JOINT BASE LEWIS-MCCHORD Although their helicopters fly some of the most dangerous missions in the military, the Night Stalkers of 4th Battalion, 160th Special Operations Aviation Regiment received a unit safety award May 30 during a special Army Safety Excellence Streamer ceremony at Joint Base Lewis-McChord. The Army streamer adorned the battalion colors, recognizing SOAR Soldiers skill and care while flying in extreme conditions, as well as their general unit safety consciousness.
It was 4-160 SOARs second safety award in the month. Three weeks earlier, the battalion received a unit safety award from Army Aviation Association of America in Nashville, Tenn.
Despite our worldwide reach, we maintain safety, said Lt. Col. Chad Chasteen, commander of 4-160 SOAR. Very intense timelines, tough terrain or bad weather you name it, these guys do it all. It took worldwide commitment to make us successful.
The Night Stalkers lived up to their nickname last year by flying missions around the clock, 24/7, 365 days a year in six countries around the world.
Because we fly at night using only instruments, it adds another level of difficulty to not get into an accident, said Sgt. 1st Class Keith Caraway, S3 NCOIC for the battalion. Its awesome to do what we do and know we havent lost any life.
They carry Rangers, Navy SEALs and Special Forces day-to-day, yet not one Soldier in the past 12 months had a class A or B accident, defined as the crash of a car or helicopter, to the death of a Soldier or the loss or damage of equipment worth $500,000 to $2 million.
Its easy to get a class A accident when we deal with a lot of expensive equipment, and then we wouldnt be eligible, said Chief Warrant Officer 4 William Green, battalion safety officer. Its about not taking risk we dont have to and managing risk.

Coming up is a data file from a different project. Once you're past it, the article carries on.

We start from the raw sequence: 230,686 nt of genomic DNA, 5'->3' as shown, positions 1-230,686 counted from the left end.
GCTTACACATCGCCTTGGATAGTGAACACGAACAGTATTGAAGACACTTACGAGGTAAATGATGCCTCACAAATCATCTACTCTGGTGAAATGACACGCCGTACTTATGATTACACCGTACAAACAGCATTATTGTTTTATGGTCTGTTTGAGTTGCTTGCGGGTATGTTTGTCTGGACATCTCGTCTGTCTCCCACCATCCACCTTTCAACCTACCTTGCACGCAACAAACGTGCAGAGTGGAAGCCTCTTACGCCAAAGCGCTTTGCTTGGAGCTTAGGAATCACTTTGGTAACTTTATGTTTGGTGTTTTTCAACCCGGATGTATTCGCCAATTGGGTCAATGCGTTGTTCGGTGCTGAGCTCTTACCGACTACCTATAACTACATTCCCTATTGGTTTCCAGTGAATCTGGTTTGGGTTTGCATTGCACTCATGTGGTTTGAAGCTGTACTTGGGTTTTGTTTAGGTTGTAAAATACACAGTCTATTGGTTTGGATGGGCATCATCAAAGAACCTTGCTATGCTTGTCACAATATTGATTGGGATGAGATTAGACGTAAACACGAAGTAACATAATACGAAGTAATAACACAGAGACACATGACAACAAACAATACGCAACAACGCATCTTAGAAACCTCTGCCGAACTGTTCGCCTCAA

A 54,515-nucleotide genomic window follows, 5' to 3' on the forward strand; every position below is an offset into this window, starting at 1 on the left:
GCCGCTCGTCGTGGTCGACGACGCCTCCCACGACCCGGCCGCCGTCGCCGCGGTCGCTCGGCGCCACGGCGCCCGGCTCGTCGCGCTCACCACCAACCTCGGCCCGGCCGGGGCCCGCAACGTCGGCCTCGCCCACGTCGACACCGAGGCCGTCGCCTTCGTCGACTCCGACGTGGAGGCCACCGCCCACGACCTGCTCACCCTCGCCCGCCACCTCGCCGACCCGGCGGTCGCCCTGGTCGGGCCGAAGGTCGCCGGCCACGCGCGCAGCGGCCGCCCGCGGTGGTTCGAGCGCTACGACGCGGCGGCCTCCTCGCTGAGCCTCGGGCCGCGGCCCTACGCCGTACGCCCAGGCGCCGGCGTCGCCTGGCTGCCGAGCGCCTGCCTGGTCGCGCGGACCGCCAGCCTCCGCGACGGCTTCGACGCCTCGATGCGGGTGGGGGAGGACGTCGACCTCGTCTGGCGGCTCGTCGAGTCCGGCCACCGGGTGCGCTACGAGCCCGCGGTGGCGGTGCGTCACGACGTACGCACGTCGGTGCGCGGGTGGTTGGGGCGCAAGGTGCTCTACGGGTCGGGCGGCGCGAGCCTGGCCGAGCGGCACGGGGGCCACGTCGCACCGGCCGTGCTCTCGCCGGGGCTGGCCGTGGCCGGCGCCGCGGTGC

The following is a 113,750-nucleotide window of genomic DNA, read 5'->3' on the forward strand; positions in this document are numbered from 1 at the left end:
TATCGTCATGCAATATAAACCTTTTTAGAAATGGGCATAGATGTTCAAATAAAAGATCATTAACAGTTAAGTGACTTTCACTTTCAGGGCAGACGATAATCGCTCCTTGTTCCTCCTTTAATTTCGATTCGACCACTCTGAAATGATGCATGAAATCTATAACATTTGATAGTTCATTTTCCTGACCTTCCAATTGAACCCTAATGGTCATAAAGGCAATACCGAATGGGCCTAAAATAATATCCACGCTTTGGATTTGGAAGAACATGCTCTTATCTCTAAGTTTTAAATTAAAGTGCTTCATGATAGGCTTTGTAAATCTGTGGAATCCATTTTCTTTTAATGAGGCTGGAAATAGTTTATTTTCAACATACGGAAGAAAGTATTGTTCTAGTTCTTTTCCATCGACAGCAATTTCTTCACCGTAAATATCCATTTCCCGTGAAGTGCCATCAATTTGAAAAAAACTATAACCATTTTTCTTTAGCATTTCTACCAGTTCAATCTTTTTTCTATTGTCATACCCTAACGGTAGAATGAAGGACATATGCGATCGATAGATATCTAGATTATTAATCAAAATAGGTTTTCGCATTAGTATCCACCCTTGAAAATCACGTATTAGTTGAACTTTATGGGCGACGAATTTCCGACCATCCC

Caraway said simple steps and basic principles make a huge difference.
We mitigate safety hazards by planning and training so we know whats coming, Caraway said. Safe repetitions equal a safe outcome.
After the safety streamers were placed on each companys guidon, a small group of SOAR Soldiers received individual safety awards. The group included pilots with up to 4,000 accident-free flight hours, which can take over a decade to achieve.
Thats impressive, Green said. But the routine actions of battalion Soldiers reveal more about their safety consciousness than streamers, he said.
Even before focusing on their past safety achievements at their award ceremony last Friday, the battalions senior NCO, Command Sgt. Maj. James Wilson, gave a safety brief to focus on the future of their safety legacy.
Id rather come down from Seattle in the middle of the night, than (have) you get in trouble with the law, Wilson said. We have a force of excellence, so theres no excuse. Well figure out a form of payment later in the gym, he only half-joked.
This was the second DOD safety streamer the 4-160 SOAR had earned. The units last fatality was Sgt. Nicholas Montague, who died in an off-duty motorcycle accident.
When we lose a Soldier in combat, its a tragedy; when we lose one off-duty, its even more of a surprise, Chasteen said. After their loss, they were even more motivated to get the award this year, and succeeded after talking extra strides toward safety, he said.
We make extra time and resources for training these guys on motorcycle safety, Chasteen said.
The unit sponsored a memorial motorcycle ride May 29, the day before the streamer ceremony. Chasteen said it wasnt only a great way to remember Montague, but also a way to get his guys more safe-driving practice.
Battalion leaders are already looking forward to future safety measures and accomplishments.
What were going to do now is go 12 more months without another accident. Chasteen said.
Not only do the Night Stalkers have the reputation for being Soldiers who think safety first, but the Army Aviation Association also named them the Active Aviation Unit of the Year for 2013.
Chasteen said many might think the battalion can only go downward from there, but he disagreed.
Where do we go from here? he rhetorically asked his Soldiers during the ceremony. We go up, and never look back.